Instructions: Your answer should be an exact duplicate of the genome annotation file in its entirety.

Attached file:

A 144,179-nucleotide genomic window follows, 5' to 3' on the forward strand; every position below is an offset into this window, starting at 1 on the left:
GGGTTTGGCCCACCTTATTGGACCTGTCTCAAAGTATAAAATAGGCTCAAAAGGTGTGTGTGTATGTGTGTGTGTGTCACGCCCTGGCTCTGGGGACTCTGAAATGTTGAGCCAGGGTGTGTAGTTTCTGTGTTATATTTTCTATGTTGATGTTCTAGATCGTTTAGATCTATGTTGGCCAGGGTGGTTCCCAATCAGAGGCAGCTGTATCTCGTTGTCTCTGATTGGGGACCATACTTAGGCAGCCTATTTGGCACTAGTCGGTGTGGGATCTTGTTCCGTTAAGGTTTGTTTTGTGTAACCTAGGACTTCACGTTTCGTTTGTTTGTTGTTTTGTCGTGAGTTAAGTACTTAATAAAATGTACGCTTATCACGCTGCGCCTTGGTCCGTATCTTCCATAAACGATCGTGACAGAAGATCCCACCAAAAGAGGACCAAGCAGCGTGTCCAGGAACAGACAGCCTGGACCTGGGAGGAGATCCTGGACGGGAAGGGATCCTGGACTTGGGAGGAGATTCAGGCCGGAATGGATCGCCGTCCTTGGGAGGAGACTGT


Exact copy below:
A 144,179-nucleotide genomic window follows, 5' to 3' on the forward strand; every position below is an offset into this window, starting at 1 on the left:
GGGTTTGGCCCACCTTATTGGACCTGTCTCAAAGTATAAAATAGGCTCAAAAGGTGTGTGTGTATGTGTGTGTGTGTCACGCCCTGGCTCTGGGGACTCTGAAATGTTGAGCCAGGGTGTGTAGTTTCTGTGTTATATTTTCTATGTTGATGTTCTAGATCGTTTAGATCTATGTTGGCCAGGGTGGTTCCCAATCAGAGGCAGCTGTATCTCGTTGTCTCTGATTGGGGACCATACTTAGGCAGCCTATTTGGCACTAGTCGGTGTGGGATCTTGTTCCGTTAAGGTTTGTTTTGTGTAACCTAGGACTTCACGTTTCGTTTGTTTGTTGTTTTGTCGTGAGTTAAGTACTTAATAAAATGTACGCTTATCACGCTGCGCCTTGGTCCGTATCTTCCATAAACGATCGTGACAGAAGATCCCACCAAAAGAGGACCAAGCAGCGTGTCCAGGAACAGACAGCCTGGACCTGGGAGGAGATCCTGGACGGGAAGGGATCCTGGACTTGGGAGGAGATTCAGGCCGGAATGGATCGCCGTCCTTGGGAGGAGACTGT